Disturbance, microclimate and historical habitat connectivity determine the population performance of the threatened grassland specialist Carex caryophyllea in remnant grasslands
30 April 2019Lampinen, Jussi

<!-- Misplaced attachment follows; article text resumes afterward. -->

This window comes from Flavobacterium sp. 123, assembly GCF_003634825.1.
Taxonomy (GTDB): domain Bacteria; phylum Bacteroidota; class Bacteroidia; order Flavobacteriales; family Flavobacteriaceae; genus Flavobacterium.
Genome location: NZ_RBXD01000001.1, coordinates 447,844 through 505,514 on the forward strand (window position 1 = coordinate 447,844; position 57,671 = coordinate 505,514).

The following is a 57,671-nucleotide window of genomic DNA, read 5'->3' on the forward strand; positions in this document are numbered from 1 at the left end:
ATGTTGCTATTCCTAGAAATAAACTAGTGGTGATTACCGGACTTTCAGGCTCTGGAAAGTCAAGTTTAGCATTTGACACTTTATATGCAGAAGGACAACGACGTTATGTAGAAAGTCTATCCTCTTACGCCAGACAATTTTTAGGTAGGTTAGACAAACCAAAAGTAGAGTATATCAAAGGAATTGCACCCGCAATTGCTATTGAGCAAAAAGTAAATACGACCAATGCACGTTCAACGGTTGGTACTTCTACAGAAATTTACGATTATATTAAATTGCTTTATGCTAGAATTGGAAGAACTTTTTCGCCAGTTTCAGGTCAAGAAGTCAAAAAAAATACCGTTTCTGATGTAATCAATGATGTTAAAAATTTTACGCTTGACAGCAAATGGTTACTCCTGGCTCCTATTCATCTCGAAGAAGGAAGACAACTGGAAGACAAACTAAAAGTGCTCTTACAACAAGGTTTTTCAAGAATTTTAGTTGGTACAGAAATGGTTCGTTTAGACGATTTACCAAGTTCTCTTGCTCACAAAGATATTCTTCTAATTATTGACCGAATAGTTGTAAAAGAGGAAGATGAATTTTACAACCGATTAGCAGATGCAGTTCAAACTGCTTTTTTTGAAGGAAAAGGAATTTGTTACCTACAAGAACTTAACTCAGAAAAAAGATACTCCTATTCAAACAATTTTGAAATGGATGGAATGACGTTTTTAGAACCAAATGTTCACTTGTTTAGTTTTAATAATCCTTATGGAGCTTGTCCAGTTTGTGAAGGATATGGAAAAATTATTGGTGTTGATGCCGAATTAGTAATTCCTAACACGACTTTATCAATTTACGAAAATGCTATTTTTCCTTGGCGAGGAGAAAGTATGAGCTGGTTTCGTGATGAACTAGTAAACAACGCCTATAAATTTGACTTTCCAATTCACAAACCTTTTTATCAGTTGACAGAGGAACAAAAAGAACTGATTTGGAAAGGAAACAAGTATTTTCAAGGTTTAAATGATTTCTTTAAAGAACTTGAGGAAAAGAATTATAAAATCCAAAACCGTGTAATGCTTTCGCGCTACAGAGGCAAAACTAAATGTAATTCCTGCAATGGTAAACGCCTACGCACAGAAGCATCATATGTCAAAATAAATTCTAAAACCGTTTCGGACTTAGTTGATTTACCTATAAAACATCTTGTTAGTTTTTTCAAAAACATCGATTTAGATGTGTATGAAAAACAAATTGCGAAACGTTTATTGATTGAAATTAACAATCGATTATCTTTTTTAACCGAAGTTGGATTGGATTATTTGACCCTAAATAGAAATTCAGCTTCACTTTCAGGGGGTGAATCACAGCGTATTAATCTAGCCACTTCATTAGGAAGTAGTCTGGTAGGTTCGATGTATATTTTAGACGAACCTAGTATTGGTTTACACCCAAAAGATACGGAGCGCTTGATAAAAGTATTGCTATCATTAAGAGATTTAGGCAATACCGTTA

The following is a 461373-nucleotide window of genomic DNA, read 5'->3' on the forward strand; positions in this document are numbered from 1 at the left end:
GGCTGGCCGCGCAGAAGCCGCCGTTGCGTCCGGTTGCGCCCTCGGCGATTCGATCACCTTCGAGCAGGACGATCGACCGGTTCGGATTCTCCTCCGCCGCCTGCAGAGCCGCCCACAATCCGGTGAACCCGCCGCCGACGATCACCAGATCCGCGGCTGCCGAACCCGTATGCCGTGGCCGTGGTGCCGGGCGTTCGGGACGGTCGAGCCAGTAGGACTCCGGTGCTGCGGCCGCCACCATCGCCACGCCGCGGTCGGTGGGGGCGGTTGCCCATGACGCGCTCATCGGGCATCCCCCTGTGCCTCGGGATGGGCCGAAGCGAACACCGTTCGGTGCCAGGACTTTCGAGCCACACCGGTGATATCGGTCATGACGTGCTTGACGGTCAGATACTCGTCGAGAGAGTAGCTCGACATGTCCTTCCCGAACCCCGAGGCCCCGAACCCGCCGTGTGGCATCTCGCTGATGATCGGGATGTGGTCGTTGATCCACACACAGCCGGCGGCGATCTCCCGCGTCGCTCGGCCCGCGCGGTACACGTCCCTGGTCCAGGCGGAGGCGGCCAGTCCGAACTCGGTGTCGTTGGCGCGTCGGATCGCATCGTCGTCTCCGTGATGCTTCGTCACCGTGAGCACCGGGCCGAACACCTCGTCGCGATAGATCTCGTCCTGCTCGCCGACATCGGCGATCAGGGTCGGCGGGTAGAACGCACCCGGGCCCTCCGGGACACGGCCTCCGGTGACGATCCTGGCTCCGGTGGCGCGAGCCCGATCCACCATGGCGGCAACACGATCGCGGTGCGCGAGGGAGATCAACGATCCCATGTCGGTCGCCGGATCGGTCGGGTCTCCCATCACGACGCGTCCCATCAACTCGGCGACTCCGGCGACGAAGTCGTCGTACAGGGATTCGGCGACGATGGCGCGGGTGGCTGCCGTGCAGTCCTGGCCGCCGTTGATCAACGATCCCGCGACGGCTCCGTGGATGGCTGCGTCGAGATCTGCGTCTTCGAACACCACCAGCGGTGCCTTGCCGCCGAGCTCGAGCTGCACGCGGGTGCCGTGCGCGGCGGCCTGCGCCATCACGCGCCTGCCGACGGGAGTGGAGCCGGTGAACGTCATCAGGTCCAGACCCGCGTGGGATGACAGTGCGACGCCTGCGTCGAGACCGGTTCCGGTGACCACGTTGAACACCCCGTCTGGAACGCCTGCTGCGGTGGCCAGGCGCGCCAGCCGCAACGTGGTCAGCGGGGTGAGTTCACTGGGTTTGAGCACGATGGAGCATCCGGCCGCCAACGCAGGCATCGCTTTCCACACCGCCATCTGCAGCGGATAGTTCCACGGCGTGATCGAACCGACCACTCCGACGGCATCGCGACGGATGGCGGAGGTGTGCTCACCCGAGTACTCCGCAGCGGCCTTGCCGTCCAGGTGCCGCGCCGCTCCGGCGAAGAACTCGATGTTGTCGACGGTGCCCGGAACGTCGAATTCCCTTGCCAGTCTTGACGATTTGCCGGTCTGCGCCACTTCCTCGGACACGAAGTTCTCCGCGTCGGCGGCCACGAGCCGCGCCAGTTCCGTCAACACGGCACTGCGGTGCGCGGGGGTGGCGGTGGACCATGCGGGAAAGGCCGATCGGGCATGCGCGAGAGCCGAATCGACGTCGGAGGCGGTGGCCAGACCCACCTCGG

Many grassland specialist plant populations in Europe have been restricted to remnant habitats. The performance of these populations depends on both species-specific traits and local and landscape level aspects of habitat quality. Understanding which specific local or landscape level conditions determine the performance of grassland species populations in remnant habitats would help design the restoration of the habitats and to detect the conditions that favour the long-term persistence of grassland species in them. Such information is especially needed in urbanised landsapes, where remnant habitats engulfed by urban land use types types may experience increased erosion, higher temperatures and invasion by alien species. This study investigates the population performance determinants of Carex caryophyllea (VU), a grassland specialist, in 43 remnant grasslands in an urban-rural gradient in Finland. The population performance was assessed with metrics of persistence, establishment and reproduction, and related to environmental conditions with generalized additive models and redundancy analysis. The most important positive determinants for the performance of C. caryophyllea populations were disturbance through management or ground erosion, a warm microclimate, large habitat area and high historical connectivity to suitable grassland habitats. Present connectivity to other C. caryophyllea populations had a weak and near-significant positive relationship with population performance. Urbanisation of the surrounding landscape correlated with population performance as well, possibly due to the high historical cover of grasslands in presently urbanised landscapes. The results imply that the most effective restoration method of remnant C. caryophyllea populations would be reinstating disturbance regimes in overgrown habitats with warm microclimates close to suitable habitats and other existing populations, whether urban or rural. This would counteract the species future decline due to possible extinction debts and help the species persist in the study area in the long term.